Diversity in Kid Lit was ‘On Fire’ at National Latino Children’s Literature Conference

My signed conference poster! The gorgeous artwork comes from Laura Lacamara's new book, Dalia's Wondrous Hair.

My signed conference poster! The gorgeous artwork comes from Laura Lacamara’s new book, Dalia’s Wondrous Hair.

By Lila Quintero Weaver

Let me float down to earth, grab a keyboard and pound out a report about the National Latino Children’s Literature Conference. That was my self-talk on March 15. The two-day conference, held at the University of Alabama and headed by mover-and-shaker Dr. Jamie Naidoo, had wrapped up at 4 pm the previous day.

Sixteen hours later, my whole being still felt tingly with the residual vibrations of what we’d experienced: great dialogue, stimulating talks, and warm connections with people passionate about the same thing, increasing diversity in children’s books. And it’s amazing how many presentations referenced last year’s incendiary New York Times article on minority characters in kid lit. The conference stirred my juices, but before I could touch my keyboard to write about it, Marianne Snow posted a great recap on her blog. There’s no way that I could improve on her account. 

That’s not the end of the story. Over the same weekend, The New York Times published a pair of essays from prize-winning YA author Walter Dean Myers and his son Christopher, an author-illustrator of note, on the scarcity of characters of color in children’s books. Spine tingling, timely, and powerful. Clearly, diversity in children’s books is a topic on fire!

And now, back to the conference. Since Marianne’s recap covers only the second day, here are select quotes and highlights from the first day:

NLCLC LogoLiterary agent Adriana Dominguez outlined some of the challenges facing Latin@ children’s literature: “Many editors think about Latino books as niche or institutional.” Neither of these spells the huge sales figures that the industry has become hungry for. She pointed to the Harry Potter phenomenon as a watershed moment in children’s publishing. Previously, marketing departments targeted libraries and schools, but the commercial success of Harry Potter and other blockbusters has shifted the dynamics.

Members of the audience asked how to best advocate for Latin@ children’s literature. Librarians can push these books, Dominguez said. She cited the late Rose Treviño as a personal mentor and a role model in the field of library services to children. Ms. Treviño was a beloved Houston public librarian who served the local Latin@ community and brought Latin@ books to the attention of a wider audience. Her passionate advocacy was captured in this extensive interview by Cynthia Leitich Smith.

Someone else asked, would more Latinos on the “inside” of publishing help to balance the equation? Yes, Dominguez said, because “you’re a stronger advocate for something you truly believe in.” She pointed out that graduate programs in publishing are recruiting zones for the “big five.”

In her keynote, recent Pura Belpré winner Meg Medina raised the topic of universal themes, those that address the experiences of all children, regardless of demographic labels. She reminded us that “Latino” is a uniquely American concept. Many Latin@ children grapple with the additional challenges of biculturalism. She shared that in her work, she strives to present a range of Latin@ characters, a “whole tapestry,” not merely those that the public has come to expect. (In her Monday post, Meg offered a terrific conference recap of her own.)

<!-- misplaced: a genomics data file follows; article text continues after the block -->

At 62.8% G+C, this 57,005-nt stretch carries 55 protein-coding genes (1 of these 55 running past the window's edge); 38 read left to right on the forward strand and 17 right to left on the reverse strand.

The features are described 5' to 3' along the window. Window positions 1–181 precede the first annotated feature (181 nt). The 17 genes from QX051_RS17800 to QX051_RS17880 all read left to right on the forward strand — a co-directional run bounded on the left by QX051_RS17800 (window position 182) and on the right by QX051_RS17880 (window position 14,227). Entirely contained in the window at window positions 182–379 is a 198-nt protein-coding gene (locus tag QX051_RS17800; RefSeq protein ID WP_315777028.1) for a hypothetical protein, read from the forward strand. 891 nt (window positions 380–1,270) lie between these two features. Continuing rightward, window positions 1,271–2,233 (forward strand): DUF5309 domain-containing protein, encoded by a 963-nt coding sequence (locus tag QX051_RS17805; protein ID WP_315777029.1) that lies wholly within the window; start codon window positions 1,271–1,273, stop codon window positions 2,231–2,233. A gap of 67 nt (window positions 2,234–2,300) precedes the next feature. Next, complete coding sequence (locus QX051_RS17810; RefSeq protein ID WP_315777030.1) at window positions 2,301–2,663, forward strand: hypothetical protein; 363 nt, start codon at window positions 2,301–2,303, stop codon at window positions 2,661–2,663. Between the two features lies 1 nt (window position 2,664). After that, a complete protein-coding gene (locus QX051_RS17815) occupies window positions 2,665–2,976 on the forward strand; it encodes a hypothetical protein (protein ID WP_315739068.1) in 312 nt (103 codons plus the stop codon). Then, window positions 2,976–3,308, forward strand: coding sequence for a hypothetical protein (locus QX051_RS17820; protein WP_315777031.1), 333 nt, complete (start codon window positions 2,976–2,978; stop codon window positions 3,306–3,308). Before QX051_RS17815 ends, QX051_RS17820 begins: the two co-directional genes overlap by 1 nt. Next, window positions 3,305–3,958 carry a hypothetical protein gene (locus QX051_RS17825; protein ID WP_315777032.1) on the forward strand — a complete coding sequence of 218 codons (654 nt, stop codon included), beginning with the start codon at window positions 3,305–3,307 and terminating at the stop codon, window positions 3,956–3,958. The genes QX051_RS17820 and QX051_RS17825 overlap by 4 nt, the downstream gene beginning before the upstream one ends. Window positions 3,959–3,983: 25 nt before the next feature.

7789203Author-illustrator Laura Lacámara gave the day’s final keynote. Her journey into publishing has taken some interesting turns. She was first an illustrator of children’s books. Then came her debut as a writer, Floating on Mama’s Song, a story inspired by her mother’s devotion to opera. But Laura didn’t illustrate it; Yuyi Morales did. Now, hot off the presses is Laura’s newest book, her first to write and illustrate, the delightful Dalia’s Wondrous Hair (see the conference poster image, above). Count on a book talk in the near future!

The variety of breakout sessions boggled the mind. Thursday, I sat in on Lettycia Terrones’s illuminating talk on image-making in Latin@ children’s literature, followed by Araceli Esparza’s “Roots of Race in Chicano/Latino Picture Books,” another enriching experience. The next day, I heard an expert presentation by Catalina Lara on the Latin@ child and language.

Social media is an excellent tool, but let’s not forget the value of face-to-face meetings. They spark connections like nothing else. Next time you hear about a conference that addresses diversity or Latin@ children’s books, consider attending.

6 comments on “Diversity in Kid Lit was ‘On Fire’ at National Latino Children’s Literature Conference

  1. I love all the links you shared, have followed some of them from Margarita Engle on Facebook. And I like this from Meg Medina: “She shared that in her work, she strives to present a range of Latin@ characters, a “whole tapestry,” not merely those that the public has come to expect.” It’s time to relish books where the children in them have the same problems and just happen to be Latino, or African-American, or ?

  2. Hi, Linda. I love the way you put it–“just happen to be Latino, or African-American.” That makes it seem downright normal, doesn’t it? That’s what we’d like publishers to embrace. People of color and children of color are normal! Thanks again for weighing in. You must be a book lover!

  3. Thanks or the reply! I am a book lover, a lit coach now at our school, & we are just having our book fair. I’m on the search for diversity in the selection, & have given the managers a list that will bring more today!

  4. Pingback: Adriana Dominguez & Lori Kilkelly – 12 x 12 Featured Agents May 2016 | 12×12 Challenge

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